8. DreamWorks Experience At Cotai Strip Resorts
Whether you’d like to watch your favorite DreamWorks characters march in a parade or eat breakfast with them, have a look at the various DreamWorks Experiences offered by certain Cotai Strip resorts. Shrekfast, breakfast with Shrek and friends, occurs at the Sheraton and Holiday Inn.
9. Visit The Macau Tower
What you do at the Macau Tower totally depends on age. Teens may get a thrill from attempting the world’s highest bungee jump. Or, there is no age restriction for those who would like to strap in do the sky walk like these people above.
As long as you fit in the harness, it doesn’t matter how old you are! There’s no handrail and the edge is only 1.8 meters wide. The tower is 61 stories tall. The adventure offerings are run by AJ Hacket, and have a flawless safety record.
But for the less daring, there’s indoor and outdoor observation decks and a restaurant that rotates 360 degrees for panoramic views of the surrounding area. The buffet here is excellent with Portuguese and international favorites. A convention space, shopping and even a movie theatre inside the tower also live inside the tower. It’s huge.
10. Visit The Macao Science Center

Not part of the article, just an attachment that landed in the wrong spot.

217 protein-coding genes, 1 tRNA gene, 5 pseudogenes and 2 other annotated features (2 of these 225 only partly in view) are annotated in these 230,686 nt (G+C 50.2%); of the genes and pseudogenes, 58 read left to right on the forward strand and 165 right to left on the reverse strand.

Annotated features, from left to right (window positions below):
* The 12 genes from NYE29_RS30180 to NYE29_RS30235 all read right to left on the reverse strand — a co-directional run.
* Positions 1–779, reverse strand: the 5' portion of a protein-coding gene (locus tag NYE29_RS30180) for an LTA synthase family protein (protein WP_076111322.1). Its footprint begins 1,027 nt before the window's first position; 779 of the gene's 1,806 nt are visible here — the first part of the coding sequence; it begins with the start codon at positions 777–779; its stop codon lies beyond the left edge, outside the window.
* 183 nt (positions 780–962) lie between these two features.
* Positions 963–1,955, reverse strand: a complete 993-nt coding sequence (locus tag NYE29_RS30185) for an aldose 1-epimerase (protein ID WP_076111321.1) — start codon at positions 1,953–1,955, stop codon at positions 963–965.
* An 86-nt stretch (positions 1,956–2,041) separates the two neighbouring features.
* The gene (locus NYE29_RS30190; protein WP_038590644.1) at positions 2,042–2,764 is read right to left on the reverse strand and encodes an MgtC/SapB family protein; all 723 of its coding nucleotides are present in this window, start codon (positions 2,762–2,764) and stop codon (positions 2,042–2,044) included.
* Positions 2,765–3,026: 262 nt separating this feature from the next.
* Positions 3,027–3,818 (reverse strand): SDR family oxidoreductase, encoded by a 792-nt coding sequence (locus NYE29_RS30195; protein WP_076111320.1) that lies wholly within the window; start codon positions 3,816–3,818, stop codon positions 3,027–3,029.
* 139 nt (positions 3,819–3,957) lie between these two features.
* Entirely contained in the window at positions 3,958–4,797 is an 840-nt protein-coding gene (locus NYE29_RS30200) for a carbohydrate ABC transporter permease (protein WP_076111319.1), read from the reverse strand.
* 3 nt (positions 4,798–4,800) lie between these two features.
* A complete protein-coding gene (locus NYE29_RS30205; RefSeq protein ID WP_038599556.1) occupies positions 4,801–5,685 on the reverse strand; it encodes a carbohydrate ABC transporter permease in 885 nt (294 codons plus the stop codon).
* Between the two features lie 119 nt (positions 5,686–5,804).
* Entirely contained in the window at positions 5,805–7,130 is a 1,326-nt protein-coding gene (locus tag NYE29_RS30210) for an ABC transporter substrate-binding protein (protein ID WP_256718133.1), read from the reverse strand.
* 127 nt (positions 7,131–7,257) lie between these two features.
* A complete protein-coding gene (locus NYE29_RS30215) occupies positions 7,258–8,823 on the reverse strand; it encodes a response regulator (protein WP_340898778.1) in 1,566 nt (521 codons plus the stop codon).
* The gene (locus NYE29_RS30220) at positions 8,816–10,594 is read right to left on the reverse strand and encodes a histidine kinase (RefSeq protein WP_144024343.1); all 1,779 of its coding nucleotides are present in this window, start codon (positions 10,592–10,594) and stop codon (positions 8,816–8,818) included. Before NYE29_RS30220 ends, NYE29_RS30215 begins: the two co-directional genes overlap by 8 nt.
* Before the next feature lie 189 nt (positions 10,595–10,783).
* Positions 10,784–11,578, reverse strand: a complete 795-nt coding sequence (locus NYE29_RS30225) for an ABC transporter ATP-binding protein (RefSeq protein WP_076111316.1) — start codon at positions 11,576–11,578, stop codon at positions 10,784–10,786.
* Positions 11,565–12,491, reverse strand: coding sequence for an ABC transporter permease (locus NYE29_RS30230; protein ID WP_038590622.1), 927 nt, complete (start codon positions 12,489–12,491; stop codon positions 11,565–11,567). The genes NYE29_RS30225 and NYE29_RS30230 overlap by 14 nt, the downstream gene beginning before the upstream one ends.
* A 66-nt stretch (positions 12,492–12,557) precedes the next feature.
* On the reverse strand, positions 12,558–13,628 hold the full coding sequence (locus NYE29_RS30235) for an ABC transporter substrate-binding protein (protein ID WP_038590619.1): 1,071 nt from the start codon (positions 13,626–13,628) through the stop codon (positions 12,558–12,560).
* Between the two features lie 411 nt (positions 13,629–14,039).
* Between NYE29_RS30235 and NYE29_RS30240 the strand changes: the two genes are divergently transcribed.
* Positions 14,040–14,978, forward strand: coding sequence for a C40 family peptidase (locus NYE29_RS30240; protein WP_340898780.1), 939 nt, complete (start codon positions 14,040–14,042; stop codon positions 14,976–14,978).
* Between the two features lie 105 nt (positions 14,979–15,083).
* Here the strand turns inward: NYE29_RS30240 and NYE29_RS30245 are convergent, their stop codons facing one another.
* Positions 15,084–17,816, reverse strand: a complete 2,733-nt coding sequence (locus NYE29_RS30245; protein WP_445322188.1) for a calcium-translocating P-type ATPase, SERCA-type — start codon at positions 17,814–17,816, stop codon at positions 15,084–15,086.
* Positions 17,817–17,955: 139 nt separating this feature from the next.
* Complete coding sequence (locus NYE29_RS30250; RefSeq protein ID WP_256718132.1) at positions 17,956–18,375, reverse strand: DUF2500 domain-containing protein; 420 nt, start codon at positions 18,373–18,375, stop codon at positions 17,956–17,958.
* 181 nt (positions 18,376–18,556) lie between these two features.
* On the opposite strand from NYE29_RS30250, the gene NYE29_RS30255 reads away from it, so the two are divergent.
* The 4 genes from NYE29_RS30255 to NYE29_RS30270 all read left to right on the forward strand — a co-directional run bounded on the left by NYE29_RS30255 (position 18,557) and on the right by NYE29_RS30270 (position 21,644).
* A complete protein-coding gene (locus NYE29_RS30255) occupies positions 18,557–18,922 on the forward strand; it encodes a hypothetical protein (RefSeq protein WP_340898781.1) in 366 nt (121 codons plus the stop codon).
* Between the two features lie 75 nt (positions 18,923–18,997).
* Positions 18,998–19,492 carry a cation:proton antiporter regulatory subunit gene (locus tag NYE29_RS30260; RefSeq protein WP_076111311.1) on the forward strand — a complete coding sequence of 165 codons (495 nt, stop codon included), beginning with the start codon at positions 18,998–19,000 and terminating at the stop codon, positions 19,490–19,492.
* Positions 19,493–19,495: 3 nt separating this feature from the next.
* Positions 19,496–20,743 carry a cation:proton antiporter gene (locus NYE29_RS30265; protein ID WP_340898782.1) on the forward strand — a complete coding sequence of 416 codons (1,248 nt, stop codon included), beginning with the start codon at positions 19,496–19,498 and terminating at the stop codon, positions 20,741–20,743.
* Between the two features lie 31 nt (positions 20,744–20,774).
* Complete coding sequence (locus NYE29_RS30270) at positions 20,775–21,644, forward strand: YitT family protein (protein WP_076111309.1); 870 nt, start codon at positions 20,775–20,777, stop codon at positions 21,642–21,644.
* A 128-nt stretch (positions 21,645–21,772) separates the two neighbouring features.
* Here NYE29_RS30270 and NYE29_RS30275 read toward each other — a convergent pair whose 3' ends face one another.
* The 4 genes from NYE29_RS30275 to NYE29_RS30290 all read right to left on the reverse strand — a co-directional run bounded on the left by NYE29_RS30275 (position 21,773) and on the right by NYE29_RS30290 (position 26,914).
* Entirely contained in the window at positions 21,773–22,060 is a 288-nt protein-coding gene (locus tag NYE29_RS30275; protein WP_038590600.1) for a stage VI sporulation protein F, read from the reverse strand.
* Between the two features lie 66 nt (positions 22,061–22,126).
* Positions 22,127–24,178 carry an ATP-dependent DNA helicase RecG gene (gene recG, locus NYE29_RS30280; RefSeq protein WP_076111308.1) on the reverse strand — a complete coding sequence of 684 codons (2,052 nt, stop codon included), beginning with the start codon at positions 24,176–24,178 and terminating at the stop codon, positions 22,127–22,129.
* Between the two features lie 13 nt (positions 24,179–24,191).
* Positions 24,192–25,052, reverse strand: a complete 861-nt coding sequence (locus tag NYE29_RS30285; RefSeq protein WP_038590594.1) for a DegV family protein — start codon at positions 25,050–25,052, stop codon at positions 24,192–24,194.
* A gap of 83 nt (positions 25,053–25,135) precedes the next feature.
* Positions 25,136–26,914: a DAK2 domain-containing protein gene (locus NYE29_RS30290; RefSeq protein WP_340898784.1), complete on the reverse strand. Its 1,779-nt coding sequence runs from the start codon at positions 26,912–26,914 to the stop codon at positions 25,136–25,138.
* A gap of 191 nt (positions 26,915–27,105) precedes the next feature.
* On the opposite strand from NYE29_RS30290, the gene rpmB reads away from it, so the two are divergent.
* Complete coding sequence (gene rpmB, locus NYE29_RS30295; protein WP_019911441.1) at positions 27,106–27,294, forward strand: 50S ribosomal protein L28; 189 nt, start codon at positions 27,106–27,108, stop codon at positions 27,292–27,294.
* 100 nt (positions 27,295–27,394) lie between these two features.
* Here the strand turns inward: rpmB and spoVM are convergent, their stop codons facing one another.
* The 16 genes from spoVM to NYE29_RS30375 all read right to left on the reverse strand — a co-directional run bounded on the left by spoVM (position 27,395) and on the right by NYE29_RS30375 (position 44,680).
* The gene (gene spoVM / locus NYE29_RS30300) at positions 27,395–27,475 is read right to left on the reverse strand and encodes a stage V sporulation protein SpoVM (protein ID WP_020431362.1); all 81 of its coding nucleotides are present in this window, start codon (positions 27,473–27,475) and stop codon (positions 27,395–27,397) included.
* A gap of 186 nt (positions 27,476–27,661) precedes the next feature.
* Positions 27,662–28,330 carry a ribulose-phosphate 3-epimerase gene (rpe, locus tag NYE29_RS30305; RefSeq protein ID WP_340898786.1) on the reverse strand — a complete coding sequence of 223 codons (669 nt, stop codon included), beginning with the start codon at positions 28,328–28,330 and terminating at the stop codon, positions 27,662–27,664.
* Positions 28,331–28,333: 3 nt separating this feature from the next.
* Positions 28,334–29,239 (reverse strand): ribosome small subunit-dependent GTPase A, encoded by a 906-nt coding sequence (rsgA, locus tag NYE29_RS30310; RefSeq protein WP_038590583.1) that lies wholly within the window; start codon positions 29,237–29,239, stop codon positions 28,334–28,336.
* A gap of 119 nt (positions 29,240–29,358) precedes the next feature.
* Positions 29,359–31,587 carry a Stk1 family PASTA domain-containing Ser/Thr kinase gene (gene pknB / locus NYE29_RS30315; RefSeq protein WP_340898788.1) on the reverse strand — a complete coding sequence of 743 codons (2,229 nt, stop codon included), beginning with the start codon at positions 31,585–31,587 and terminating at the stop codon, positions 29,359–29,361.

The Macao Science Center features 14 galleries and 450 interactive exhibits with many of them hand’s on. Entrance is $25 MOP and $65 MOP including a 3D planetarium show. It’s a TripAdvisor Award of Excellence recipient.
11. See Giant Pandas
Two pandas were given to Macau in celebration of the 10th anniversary of Macau’s reunification in China. The Giant Panda Pavilion is little bit out of the way unless you are already on Coloane Island.
You won’t spend a ton of time here but kids ages 12 and under as well as seniors are free with others at $10 MOP. It’s cheap and cute. Who doesn’t love a panda?
Tips For Visiting Macau
1. If arriving from Hong Kong, upgrade to first class on the ferry. Doing so will allow you first off the ferry and into the customs line. The difference in price is not significant. Again, read about our experience in first class on Cotai Jet.
2. Hong Kong dollars are widely accepted all over Macau if you don’t feel like exchanging money for Macanese patacas. They are pegged together so it’s usually $7.8 HKD and MOP to $1 USD.
3. There are no seat belts in Macau taxi back seats. None. Go with the flow or book a hotel with a fleet of cars.
Have you been to Macau? What did you think?
*Photo credit: Skywalk, Macau Tower. All others are via my Instagram feed.
Katie Dillon is the managing editor of La Jolla Mom. She helps readers plan San Diego vacations through her hotel expertise (that stems from living in a Four Seasons hotel) and local connections. Readers have access to exclusive discounts on theme park tickets (like Disneyland and San Diego Zoo) and perks at luxury hotels worldwide through her. She also shares insider tips for visiting major cities worldwide, like Hong Kong, London, Paris, and Shanghai, that her family has either lived in or visits regularly (or both).